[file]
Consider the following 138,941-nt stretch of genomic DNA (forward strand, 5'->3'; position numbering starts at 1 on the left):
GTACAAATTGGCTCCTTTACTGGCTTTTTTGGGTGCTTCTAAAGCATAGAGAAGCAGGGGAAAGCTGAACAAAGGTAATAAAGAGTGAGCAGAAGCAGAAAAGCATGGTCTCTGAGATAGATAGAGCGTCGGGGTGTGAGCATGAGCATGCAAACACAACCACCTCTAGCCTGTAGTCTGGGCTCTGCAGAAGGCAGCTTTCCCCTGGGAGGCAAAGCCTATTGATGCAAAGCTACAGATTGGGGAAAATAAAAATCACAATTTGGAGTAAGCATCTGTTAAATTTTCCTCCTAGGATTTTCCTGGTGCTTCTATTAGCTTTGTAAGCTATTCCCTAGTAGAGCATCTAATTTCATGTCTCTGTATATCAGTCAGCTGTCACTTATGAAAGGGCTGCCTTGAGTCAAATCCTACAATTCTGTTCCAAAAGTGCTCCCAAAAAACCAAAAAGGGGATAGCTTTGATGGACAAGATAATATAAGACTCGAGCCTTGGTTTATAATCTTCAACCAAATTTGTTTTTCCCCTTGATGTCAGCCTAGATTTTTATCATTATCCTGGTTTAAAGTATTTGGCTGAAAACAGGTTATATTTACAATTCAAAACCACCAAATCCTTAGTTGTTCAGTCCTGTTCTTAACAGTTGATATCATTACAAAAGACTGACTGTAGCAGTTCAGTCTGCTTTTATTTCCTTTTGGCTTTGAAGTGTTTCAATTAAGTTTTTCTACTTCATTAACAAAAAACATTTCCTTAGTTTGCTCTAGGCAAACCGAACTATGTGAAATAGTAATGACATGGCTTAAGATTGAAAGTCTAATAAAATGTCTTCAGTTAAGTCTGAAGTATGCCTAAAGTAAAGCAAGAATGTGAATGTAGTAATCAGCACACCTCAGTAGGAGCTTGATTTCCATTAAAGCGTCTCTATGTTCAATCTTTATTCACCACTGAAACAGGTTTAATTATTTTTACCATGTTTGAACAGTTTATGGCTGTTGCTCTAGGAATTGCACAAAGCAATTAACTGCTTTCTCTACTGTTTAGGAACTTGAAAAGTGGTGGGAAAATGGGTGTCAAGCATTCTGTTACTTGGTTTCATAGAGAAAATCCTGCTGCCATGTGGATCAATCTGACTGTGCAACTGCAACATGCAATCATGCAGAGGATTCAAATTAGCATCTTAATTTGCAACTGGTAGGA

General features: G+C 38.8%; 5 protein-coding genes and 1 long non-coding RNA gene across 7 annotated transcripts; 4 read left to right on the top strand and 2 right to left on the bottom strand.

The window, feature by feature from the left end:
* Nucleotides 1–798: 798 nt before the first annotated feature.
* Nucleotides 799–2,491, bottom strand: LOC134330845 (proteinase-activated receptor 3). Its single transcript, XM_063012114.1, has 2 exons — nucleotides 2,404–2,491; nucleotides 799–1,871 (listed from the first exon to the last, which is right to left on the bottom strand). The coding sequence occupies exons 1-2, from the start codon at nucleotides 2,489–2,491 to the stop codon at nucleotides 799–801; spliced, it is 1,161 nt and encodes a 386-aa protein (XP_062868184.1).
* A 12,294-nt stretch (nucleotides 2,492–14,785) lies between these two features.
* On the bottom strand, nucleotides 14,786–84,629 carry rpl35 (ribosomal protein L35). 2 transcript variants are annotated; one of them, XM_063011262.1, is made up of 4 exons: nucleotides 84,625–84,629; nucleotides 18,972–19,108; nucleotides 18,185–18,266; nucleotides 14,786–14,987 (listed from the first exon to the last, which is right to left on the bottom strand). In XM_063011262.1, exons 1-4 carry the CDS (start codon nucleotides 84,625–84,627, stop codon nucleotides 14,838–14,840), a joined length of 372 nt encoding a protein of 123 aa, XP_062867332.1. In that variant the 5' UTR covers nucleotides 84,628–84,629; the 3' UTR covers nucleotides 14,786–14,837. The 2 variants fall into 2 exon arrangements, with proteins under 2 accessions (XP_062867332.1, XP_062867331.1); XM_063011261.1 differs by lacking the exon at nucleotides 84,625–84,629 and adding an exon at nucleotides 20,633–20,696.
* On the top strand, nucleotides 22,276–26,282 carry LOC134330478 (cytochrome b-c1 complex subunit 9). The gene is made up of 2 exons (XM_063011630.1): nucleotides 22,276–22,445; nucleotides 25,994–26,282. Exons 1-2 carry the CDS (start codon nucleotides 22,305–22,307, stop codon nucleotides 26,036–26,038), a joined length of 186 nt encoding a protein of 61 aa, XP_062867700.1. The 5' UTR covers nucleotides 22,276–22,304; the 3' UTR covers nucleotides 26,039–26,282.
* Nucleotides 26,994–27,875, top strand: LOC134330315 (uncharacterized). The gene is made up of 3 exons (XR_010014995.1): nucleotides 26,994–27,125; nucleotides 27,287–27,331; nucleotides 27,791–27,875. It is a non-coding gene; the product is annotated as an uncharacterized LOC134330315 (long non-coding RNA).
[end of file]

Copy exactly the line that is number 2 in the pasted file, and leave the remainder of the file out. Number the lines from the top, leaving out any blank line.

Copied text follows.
GTACAAATTGGCTCCTTTACTGGCTTTTTTGGGTGCTTCTAAAGCATAGAGAAGCAGGGGAAAGCTGAACAAAGGTAATAAAGAGTGAGCAGAAGCAGAAAAGCATGGTCTCTGAGATAGATAGAGCGTCGGGGTGTGAGCATGAGCATGCAAACACAACCACCTCTAGCCTGTAGTCTGGGCTCTGCAGAAGGCAGCTTTCCCCTGGGAGGCAAAGCCTATTGATGCAAAGCTACAGATTGGGGAAAATAAAAATCACAATTTGGAGTAAGCATCTGTTAAATTTTCCTCCTAGGATTTTCCTGGTGCTTCTATTAGCTTTGTAAGCTATTCCCTAGTAGAGCATCTAATTTCATGTCTCTGTATATCAGTCAGCTGTCACTTATGAAAGGGCTGCCTTGAGTCAAATCCTACAATTCTGTTCCAAAAGTGCTCCCAAAAAACCAAAAAGGGGATAGCTTTGATGGACAAGATAATATAAGACTCGAGCCTTGGTTTATAATCTTCAACCAAATTTGTTTTTCCCCTTGATGTCAGCCTAGATTTTTATCATTATCCTGGTTTAAAGTATTTGGCTGAAAACAGGTTATATTTACAATTCAAAACCACCAAATCCTTAGTTGTTCAGTCCTGTTCTTAACAGTTGATATCATTACAAAAGACTGACTGTAGCAGTTCAGTCTGCTTTTATTTCCTTTTGGCTTTGAAGTGTTTCAATTAAGTTTTTCTACTTCATTAACAAAAAACATTTCCTTAGTTTGCTCTAGGCAAACCGAACTATGTGAAATAGTAATGACATGGCTTAAGATTGAAAGTCTAATAAAATGTCTTCAGTTAAGTCTGAAGTATGCCTAAAGTAAAGCAAGAATGTGAATGTAGTAATCAGCACACCTCAGTAGGAGCTTGATTTCCATTAAAGCGTCTCTATGTTCAATCTTTATTCACCACTGAAACAGGTTTAATTATTTTTACCATGTTTGAACAGTTTATGGCTGTTGCTCTAGGAATTGCACAAAGCAATTAACTGCTTTCTCTACTGTTTAGGAACTTGAAAAGTGGTGGGAAAATGGGTGTCAAGCATTCTGTTACTTGGTTTCATAGAGAAAATCCTGCTGCCATGTGGATCAATCTGACTGTGCAACTGCAACATGCAATCATGCAGAGGATTCAAATTAGCATCTTAATTTGCAACTGGTAGGA